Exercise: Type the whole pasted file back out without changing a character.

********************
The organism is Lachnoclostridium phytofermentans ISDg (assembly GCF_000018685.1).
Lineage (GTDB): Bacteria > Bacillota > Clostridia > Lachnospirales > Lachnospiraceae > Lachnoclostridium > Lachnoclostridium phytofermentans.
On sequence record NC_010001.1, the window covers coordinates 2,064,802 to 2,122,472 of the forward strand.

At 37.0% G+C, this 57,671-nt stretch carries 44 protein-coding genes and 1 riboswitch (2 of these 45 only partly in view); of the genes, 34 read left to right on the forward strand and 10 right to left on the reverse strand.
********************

The organism is Lachnoclostridium phytofermentans ISDg (assembly GCF_000018685.1).
Lineage (GTDB): Bacteria > Bacillota > Clostridia > Lachnospirales > Lachnospiraceae > Lachnoclostridium > Lachnoclostridium phytofermentans.
On sequence record NC_010001.1, the window covers coordinates 2,064,802 to 2,122,472 of the forward strand.

At 37.0% G+C, this 57,671-nt stretch carries 44 protein-coding genes and 1 riboswitch (2 of these 45 only partly in view); of the genes, 34 read left to right on the forward strand and 10 right to left on the reverse strand.